Lotus Plaza is the solo project of Lockett Pundt, better known as the guitarist and multi-instrumentalist of Atlanta-based indie rock group Deerhunter. If you’ve ever seen Deerhunter live, chances are you didn’t notice Lockett all too much, as Bradford Cox would have most likely mesmerized you with his unique charisma and stage presence. However, Pundt is finally stepping up to the plate and proving to everyone that he is truly a phenomenal songwriter. Spooky Action At A Distance is a blissful album of dreamy psychedelic indie rock that is so vibrant and poppy that you’ll wonder why you haven’t noticed Lockett’s potential earlier. His first solo album, The Floodlight Collective, was released in 2009 only with the influence and support of his friends, as he is apparently quite a shy guy. You can notice this on his first album by the way he drowns all of his vocals in heavy reverb, as if he’s not confident of the way it sounds as opposed to being a stylistic choice. This is not the case on Spooky Action as he is much more present in the mix and you can actually discern his words and enunciation. Every track on the album belongs there with no excess fat to trim. Should Lockett Pundt keep making solo records? Absolutely. Should he leave Deerhunter? Absolutely not. Also, I think now is a good time to say yes, I listened to Lonerism. Yes, I enjoyed it. No, it didn’t make my top 30, and I think InnerSpeaker is much better.
4. Beach House – Bloom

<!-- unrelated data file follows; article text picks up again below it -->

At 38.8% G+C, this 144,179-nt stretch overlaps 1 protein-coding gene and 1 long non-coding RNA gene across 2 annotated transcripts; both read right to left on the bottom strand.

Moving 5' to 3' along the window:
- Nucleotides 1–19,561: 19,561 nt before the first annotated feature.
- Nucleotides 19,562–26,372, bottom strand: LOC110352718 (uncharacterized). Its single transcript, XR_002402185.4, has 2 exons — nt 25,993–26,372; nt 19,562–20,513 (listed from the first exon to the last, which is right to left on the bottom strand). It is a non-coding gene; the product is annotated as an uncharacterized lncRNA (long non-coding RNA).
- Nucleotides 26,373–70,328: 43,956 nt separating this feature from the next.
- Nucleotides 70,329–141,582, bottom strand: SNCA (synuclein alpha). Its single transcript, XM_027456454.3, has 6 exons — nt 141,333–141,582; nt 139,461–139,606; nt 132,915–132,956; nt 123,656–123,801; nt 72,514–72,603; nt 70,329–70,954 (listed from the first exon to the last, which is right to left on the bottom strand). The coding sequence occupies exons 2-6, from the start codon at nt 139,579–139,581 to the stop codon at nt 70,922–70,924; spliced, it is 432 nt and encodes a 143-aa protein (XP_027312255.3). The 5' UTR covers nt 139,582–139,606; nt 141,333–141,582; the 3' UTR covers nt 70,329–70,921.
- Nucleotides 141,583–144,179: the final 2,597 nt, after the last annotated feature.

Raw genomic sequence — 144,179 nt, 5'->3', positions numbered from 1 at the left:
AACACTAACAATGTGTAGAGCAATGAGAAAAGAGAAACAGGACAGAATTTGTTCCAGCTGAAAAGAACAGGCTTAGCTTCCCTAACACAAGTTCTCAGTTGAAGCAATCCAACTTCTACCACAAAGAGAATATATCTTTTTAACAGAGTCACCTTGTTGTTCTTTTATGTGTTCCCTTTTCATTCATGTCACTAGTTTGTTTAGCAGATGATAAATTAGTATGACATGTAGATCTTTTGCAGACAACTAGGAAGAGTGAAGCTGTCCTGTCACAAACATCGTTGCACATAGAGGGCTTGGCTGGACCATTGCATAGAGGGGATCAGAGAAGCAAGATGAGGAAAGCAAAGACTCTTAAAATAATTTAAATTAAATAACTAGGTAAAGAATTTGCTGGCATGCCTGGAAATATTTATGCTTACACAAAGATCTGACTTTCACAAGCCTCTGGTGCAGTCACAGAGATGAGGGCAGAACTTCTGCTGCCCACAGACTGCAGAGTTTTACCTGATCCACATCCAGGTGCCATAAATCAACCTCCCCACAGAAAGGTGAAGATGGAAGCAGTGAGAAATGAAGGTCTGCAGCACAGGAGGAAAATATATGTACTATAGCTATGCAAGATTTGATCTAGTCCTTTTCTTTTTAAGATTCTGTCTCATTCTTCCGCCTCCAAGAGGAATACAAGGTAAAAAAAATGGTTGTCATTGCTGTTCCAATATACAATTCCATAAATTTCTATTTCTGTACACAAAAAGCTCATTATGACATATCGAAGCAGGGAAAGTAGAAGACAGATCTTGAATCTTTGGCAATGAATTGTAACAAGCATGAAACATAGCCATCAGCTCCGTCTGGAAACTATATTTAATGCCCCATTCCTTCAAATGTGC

What can I say about this album that hasn’t already been said all year long? Bloom is, in my humble opinion, the best dream pop album to date. It is dark, mysterious, alluring, delicate, and most of all, it is BEAUTIFUL. This is one of the few albums I actually swoon over. I usually can’t listen to it with a group of friends because they’ll think my reactions are slightly inappropriate. When Teen Dream came out in 2010, I officially jumped on the Beach House bandwagon. I thought it was a great record, one of the year’s better, actually, but I only listened to it maybe ten times. It was unfortunately phased out by some of the greatest albums of the century. Yes, 2010 was quite a competitive year, and Teen Dream didn’t have the staying power that Bloom clearly has. It’s strange, though, because Beach House hasn’t changed their sound much at all. They’ve simply refined and perfected their style to create their most matured release thus far. I have played Bloom too many times to count. I sleep to it. I study to it. I drive to it. I have sex to it. I work out to it. Well… I don’t work out… or have sex, but if I did, I’m sure I’d play Beach House. I feel like I’m preaching to the choir here when I say you should listen to Bloom. Your quality of life will be better for it. Myth and Lazuli are my favorite tracks, but the entire album is perfect.